TALLAHASSEE, Fla. — Florida's governor has signed a bill that will guarantee health care benefits to firefighters diagnosed with certain types of cancer, despite pressure for him to veto the legislation.

The Florida League of Cities had criticized the legislation, arguing making local governments help pay for the coverage is unfair. Counties will be responsible for the majority of costs, an estimated $3 million collectively statewide. And, the state will pay about $920,000. 

This week, Florida Chief Financial Officer Jimmy Patronis said he couldn't believe the league "had the audacity" to ask Gov. Ron DeSantis to veto the bill. 

“This marks an enormous victory for these brave men and women in their fight against cancer,” Patronis said. “Today, Florida tells every firefighter battling cancer, every firefighter afraid of getting cancer, and every child who dreams of being a firefighter that we are in their corner. I’m proud that we can now add Florida to the list of states that provides this essential benefit for firefighters. Thank you to the Florida Legislature for their unanimous passage of this bill and to Governor DeSantis for his support in signing this important legislation into law.”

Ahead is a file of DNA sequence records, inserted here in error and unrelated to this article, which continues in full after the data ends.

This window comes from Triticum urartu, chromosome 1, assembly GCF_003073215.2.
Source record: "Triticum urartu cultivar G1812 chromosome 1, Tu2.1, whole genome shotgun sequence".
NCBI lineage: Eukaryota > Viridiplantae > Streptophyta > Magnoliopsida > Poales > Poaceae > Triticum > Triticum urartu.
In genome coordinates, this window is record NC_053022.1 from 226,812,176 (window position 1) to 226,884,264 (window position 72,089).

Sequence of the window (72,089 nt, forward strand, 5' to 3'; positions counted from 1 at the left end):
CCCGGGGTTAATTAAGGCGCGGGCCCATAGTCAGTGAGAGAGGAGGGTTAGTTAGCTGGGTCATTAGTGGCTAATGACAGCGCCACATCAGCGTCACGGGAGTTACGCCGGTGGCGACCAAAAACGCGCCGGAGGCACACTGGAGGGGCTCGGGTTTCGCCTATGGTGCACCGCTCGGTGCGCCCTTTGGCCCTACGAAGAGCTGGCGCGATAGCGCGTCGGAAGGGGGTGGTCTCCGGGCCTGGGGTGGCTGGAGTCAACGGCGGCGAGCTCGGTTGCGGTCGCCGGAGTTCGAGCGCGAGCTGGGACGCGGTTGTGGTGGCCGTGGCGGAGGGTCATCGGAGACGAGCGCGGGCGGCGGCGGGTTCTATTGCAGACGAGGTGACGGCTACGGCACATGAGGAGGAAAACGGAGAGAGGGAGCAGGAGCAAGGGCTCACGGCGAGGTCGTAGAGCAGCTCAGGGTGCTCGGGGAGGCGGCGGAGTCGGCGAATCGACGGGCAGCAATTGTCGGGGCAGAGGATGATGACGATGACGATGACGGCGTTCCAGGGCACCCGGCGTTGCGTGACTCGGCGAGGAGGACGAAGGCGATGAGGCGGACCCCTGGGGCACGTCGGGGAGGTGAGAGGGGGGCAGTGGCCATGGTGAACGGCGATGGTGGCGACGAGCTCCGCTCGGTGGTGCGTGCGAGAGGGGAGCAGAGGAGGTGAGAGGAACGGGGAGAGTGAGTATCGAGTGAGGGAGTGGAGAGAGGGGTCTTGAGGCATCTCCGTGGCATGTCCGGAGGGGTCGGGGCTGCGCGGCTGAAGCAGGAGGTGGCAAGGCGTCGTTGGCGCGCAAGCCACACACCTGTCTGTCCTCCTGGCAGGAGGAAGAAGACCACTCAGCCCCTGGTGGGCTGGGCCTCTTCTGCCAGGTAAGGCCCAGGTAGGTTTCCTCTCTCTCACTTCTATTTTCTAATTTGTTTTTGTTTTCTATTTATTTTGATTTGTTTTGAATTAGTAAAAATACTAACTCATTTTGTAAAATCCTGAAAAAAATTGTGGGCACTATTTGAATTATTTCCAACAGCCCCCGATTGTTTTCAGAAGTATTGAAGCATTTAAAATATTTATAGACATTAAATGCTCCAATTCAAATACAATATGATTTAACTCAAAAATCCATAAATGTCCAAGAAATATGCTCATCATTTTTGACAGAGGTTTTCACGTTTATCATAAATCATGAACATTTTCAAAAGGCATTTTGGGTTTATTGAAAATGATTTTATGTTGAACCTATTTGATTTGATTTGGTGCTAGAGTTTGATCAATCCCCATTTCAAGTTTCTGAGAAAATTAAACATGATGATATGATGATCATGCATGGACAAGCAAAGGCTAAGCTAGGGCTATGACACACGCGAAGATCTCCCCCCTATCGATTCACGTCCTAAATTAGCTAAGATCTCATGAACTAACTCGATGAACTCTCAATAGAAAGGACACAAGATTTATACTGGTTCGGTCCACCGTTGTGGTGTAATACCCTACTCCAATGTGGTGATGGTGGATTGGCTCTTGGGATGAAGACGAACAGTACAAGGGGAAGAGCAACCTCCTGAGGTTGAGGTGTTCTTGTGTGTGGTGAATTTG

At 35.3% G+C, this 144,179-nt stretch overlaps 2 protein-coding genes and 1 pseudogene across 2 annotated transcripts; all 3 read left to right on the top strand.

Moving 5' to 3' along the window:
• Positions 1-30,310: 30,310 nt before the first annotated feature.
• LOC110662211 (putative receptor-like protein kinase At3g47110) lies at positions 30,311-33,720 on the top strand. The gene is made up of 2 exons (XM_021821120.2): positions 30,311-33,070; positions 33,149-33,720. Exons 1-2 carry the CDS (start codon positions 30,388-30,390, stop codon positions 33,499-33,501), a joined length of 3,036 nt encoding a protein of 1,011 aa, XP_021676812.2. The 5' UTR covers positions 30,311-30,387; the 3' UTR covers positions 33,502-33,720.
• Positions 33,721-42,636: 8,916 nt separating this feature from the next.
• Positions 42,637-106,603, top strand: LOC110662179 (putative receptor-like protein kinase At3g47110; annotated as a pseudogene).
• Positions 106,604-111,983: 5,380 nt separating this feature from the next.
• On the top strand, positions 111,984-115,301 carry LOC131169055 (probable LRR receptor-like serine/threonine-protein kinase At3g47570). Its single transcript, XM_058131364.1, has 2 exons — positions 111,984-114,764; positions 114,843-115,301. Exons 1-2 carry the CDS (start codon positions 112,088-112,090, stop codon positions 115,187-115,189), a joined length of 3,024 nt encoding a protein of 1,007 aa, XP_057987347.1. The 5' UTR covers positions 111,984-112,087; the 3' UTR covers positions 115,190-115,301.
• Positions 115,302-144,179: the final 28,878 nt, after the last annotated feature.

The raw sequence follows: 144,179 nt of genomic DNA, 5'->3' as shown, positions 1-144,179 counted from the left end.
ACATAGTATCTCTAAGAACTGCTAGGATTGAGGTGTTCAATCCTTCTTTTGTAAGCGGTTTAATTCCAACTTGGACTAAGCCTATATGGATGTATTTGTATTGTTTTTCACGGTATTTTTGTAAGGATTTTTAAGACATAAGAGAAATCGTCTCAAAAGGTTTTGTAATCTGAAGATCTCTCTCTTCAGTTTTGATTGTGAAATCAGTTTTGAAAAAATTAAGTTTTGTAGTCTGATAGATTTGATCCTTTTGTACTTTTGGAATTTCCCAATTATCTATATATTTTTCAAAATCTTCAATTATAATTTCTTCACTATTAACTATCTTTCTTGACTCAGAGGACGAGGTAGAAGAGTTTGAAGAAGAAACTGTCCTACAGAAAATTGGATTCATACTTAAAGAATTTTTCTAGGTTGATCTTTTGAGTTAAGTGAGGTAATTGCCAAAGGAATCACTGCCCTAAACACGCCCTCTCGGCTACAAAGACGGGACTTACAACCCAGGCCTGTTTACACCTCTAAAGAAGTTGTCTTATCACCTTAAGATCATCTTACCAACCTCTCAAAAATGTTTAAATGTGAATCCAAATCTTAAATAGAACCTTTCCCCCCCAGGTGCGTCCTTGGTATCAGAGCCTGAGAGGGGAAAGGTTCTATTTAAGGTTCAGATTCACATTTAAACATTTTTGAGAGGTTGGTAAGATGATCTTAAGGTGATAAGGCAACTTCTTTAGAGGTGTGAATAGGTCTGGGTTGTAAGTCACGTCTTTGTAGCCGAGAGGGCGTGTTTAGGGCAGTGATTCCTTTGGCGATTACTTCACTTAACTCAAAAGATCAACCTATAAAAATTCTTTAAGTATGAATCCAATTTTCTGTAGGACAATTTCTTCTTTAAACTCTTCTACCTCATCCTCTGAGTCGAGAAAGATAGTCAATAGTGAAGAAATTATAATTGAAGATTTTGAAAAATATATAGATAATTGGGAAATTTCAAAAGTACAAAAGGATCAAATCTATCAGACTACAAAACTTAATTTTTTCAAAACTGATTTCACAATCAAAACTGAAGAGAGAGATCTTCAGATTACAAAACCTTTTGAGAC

Gov. DeSantis released his own statement after signing the bill into law, saying he was honored to ensure firefighters battling cancer would have the tools and benefits they need.

“These men and women are true heroes, who often are the first on scene and the last to leave during an emergency," Gov. DeSantis said. "I thank CFO Patronis for his steadfast support for this bill, as well as the Florida Legislature for unanimously supporting these brave public servants.”

The legislation will allow for certain disability payments to firefighters and death benefits to their families if they die as a result of cancer or cancer treatments. The law cuts out the need for firefighters to file workman's comp claims in some instances. 

Related: Widow of a firefighter is devastated that newest cancer bill might not make it to the floor

Similar legislation has been introduced for years but to no avail. Advocates for the bill had said cancer is considered the most dangerous threat for full-time firefighters. 

According to the International Association of Fire Fighters, cancer caused 61 percent of line-of-duty deaths. Firefighters have a 9 percent higher risk of being diagnosed with cancer and are 14 percent more likely to die from it than the general public, according to The National Institute for Occupational Health and Safety.

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